Columns of note
In the Financial Times, Wolfgang Münchau suggests that the EU would be ill-advised to continue its current trade negotiation strategy with a UK led by Boris Johnson and a strong Conservative majority. Johnson has been shown to stick to his word, says Munchau, and should therefore be expected to walk away from talks if EU leaders, as early comments suggest they might, try to bounce the UK into accepting bilateral fisheries access and working directives. In The Atlantic long read, Peggy Orenstein looks at the miseducation of the American boy. The author points out that even in the #MeToo age, young American boys still face cultural indoctrination from their male peers to view women and female figures in their lives negatively, rooted in an insecurity about the male economic, cultural and social position.
What happened yesterday?
The London market closed on a high yesterday as geopolitical anxiety receded following the Conservatives’ majority general election victory and news that the first phase of a US-China trade deal had been completed. The FTSE 100 jumped 2.3% to 7,519.05 points, while the pound was also up 0.3% against the dollar at $1.33 and flat on the euro at €1.20.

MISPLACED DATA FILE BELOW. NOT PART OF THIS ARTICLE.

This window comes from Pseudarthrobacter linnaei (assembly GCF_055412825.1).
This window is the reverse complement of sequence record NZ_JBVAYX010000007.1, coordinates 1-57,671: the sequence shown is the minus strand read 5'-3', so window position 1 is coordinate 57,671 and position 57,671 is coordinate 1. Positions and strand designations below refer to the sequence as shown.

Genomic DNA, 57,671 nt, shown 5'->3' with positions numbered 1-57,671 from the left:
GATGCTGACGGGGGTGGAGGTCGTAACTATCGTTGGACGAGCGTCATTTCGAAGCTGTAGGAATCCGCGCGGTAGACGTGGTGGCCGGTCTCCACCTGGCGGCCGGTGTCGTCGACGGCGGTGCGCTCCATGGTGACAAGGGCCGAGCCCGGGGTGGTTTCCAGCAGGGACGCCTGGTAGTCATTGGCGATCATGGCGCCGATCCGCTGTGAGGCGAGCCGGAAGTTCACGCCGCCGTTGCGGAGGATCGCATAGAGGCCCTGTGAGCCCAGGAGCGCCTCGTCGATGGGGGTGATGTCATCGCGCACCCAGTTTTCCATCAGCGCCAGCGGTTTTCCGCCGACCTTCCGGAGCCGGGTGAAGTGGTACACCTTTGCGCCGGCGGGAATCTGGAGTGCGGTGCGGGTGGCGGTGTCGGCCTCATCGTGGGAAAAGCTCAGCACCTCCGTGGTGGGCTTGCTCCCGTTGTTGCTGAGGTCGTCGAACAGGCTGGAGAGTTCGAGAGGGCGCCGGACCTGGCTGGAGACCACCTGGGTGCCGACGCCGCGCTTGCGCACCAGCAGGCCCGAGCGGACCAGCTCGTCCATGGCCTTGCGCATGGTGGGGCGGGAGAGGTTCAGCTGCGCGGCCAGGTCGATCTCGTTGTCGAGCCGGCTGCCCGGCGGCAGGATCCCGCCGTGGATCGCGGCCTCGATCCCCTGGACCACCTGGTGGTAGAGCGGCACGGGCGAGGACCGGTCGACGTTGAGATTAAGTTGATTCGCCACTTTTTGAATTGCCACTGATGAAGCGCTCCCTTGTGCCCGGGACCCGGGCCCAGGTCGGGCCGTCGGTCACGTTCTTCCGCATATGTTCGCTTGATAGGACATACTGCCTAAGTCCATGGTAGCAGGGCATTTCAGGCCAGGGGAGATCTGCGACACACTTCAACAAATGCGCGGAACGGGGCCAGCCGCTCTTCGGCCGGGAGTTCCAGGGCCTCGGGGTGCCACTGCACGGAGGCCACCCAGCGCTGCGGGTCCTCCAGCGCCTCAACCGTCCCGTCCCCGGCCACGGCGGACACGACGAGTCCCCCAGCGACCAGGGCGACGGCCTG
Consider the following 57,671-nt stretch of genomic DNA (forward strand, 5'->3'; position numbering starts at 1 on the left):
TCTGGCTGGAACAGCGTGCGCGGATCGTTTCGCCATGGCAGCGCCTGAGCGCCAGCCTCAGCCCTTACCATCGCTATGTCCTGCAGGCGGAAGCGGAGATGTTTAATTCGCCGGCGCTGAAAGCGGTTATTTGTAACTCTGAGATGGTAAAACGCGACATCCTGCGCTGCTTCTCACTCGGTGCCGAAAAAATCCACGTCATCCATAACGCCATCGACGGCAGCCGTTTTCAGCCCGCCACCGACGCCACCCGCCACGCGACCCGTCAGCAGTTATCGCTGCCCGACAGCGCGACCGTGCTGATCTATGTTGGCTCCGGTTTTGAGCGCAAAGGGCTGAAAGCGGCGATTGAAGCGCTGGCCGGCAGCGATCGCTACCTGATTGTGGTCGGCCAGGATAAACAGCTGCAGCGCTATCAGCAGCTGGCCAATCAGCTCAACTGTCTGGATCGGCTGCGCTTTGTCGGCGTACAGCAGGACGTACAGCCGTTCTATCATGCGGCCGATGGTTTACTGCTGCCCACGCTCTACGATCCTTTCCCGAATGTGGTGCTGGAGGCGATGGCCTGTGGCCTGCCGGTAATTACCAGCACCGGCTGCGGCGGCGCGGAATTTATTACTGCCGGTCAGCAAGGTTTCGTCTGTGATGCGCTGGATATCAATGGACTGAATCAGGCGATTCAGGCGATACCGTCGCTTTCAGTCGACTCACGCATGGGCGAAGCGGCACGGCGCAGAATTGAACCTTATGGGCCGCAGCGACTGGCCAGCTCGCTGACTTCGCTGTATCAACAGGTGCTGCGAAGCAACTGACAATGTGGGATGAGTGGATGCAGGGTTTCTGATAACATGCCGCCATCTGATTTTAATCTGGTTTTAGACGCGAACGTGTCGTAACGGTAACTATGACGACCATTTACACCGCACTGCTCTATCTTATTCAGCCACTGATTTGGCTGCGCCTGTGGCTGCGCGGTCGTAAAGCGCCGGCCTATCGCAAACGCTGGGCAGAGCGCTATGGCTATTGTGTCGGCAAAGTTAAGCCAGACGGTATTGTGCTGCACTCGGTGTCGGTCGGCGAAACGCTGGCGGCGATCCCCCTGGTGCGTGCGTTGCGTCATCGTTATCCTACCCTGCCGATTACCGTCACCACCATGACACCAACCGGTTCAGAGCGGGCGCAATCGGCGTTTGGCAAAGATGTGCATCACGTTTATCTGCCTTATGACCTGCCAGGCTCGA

Easing political uncertainty helped to offset the latest economic indicators which had UK business output falling for the second month running in December. The preliminary HIS Markit/CIPS purchasing managers’ index fell to 48.5 from 49.3 – its lowest reading for more than three years – with the services sector also contracting. On the equity markets, shares in big dollar earners British American Tobacco (+4.38%), Glencore (+3.34%) and BHP (+2.31%) were all boosted by the US trade news. Meanwhile, banks including Royal Bank of Scotland (+3.65%) and Barclays (+5.47%) profited from the Brexit bounce.
What's happening today?
Finals Pressure Tech AGMs Applied Graph. Dotdigital Sareum Schroder Income Growth Fund Tristel
Interims Smart Metering
UK Economic Announcements
(09.30) Claimant Count Rate (09.30) Unemployment Rate (11.00) CBI Industrial Trends Surveys
Intl. Economic Announcements
(10.00) Balance of Trade (EU) (13.30) Building Permits (US) (13.30) Housing Starts (US) (14.15) Industrial Production (US) (14.15) Capacity Utilisation (US)
Did you know?